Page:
British beach evacuated after 'large shark' spotted swimming yards from the shore
Shark sighting at UK beach
At Boscombe beach, in Bournemouth, Dorset, on Wednesday, a large marine creature was spotted just offshore. In response, RNLI lifeguards put up red flags, the signal to warn swimmers of a serious hazard in the water.
They also put out a tannoy announcement telling people to get out of the sea due to "large marine wildlife" in the water, and later closed the beach for more than an hour.
Witness Gemma Harris told the Mirror: "The lifeguard put out a loudspeaker announcement saying 'everyone out of the water. There is marine wildlife in the water.'
"Everybody rushed out of the water and the RNLI response was very effective.
"They checked the water for about half-an-hour before letting bathers back in.
"Apparently a fin was spotted. We heard one of the RNLI team say it was a shark but nothing has been confirmed."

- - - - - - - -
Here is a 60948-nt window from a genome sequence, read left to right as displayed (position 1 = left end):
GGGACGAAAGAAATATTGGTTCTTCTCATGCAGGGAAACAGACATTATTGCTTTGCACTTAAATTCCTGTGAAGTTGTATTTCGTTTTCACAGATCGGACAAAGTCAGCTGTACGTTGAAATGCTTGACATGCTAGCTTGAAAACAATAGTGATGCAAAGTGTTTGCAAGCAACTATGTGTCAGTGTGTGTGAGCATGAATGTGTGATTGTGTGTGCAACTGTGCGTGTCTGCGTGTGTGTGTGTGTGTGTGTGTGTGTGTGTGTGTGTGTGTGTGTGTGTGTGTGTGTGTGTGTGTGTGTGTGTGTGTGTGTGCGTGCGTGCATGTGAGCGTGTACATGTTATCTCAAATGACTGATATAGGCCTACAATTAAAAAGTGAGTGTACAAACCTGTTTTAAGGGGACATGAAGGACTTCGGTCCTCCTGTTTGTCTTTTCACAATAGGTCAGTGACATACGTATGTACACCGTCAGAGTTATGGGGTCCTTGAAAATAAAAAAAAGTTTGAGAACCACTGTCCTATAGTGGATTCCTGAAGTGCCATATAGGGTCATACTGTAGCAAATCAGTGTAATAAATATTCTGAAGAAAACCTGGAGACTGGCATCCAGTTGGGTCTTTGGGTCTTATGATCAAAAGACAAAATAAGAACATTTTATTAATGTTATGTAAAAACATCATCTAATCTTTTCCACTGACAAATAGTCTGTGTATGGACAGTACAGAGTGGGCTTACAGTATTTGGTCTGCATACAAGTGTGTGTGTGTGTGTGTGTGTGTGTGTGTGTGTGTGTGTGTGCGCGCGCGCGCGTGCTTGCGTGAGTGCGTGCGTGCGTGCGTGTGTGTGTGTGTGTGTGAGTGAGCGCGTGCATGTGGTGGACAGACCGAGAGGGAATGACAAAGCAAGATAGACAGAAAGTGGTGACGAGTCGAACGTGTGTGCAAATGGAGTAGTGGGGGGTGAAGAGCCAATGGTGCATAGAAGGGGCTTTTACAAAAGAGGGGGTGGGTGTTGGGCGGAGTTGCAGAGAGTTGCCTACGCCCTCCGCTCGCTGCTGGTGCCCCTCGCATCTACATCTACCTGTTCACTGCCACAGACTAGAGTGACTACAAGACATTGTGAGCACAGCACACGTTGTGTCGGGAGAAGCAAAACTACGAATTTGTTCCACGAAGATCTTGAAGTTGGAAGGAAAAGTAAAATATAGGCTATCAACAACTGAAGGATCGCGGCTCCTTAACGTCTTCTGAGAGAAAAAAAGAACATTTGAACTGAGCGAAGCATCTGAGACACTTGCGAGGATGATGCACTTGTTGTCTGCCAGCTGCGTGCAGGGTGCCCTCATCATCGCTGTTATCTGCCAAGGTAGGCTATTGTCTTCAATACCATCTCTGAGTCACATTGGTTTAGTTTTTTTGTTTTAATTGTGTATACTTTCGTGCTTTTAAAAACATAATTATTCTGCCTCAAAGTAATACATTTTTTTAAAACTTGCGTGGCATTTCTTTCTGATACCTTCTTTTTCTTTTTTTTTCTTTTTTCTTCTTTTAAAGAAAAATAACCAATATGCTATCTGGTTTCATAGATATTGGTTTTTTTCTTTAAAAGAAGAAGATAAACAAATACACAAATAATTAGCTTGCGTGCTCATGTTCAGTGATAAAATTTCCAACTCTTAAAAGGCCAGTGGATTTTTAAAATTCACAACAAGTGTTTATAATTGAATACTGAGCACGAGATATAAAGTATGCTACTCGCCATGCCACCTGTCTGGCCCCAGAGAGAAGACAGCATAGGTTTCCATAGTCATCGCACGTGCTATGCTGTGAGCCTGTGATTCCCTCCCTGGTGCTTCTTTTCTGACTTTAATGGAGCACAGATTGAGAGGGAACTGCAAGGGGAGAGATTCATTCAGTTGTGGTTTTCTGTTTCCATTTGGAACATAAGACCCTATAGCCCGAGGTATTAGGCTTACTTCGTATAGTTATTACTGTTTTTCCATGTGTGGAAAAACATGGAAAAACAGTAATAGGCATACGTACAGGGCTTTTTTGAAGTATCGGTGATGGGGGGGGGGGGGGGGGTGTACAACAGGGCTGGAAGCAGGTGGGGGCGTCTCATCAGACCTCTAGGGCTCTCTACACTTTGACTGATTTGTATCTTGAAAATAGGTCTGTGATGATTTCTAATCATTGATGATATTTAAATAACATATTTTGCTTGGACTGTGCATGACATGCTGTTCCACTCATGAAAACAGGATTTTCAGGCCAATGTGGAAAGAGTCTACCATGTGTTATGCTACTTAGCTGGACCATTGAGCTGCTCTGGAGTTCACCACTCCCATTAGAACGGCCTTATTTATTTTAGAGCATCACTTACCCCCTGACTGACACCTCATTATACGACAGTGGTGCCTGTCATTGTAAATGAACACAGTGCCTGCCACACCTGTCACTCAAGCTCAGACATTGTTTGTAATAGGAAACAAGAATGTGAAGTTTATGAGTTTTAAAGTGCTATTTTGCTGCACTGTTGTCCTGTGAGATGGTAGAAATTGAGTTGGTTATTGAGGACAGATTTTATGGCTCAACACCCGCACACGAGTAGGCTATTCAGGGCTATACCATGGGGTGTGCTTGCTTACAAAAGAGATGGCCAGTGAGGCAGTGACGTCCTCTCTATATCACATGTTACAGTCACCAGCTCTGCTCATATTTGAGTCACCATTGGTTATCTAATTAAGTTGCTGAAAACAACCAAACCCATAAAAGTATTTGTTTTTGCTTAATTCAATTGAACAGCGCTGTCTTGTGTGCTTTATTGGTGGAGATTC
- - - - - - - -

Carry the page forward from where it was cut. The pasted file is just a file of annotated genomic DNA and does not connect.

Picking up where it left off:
The beach has since been fully reopened, after lifeguards conducted checks.
Arguably due to warming sea temperatures, sharks that are usually inclined to swim hotter waters are now venturing to our little island.
Most recently, Australia has renamed shark attacks "negative encounters" in a bid to quell the mass panic relating to the predator. With the rise of shark attack films, the world is naturally apprehensive, nay hysteric, at the idea of sharks being in the water.
But the statistics actually show that shark attacks are not as common as we are led to believe. Silive reports that while we kill around 100 million sharks a year, they only kill roughly five of us. Apparently, you have a higher chance of being killed by a flying champagne cork, accidental poisoning, or lightning.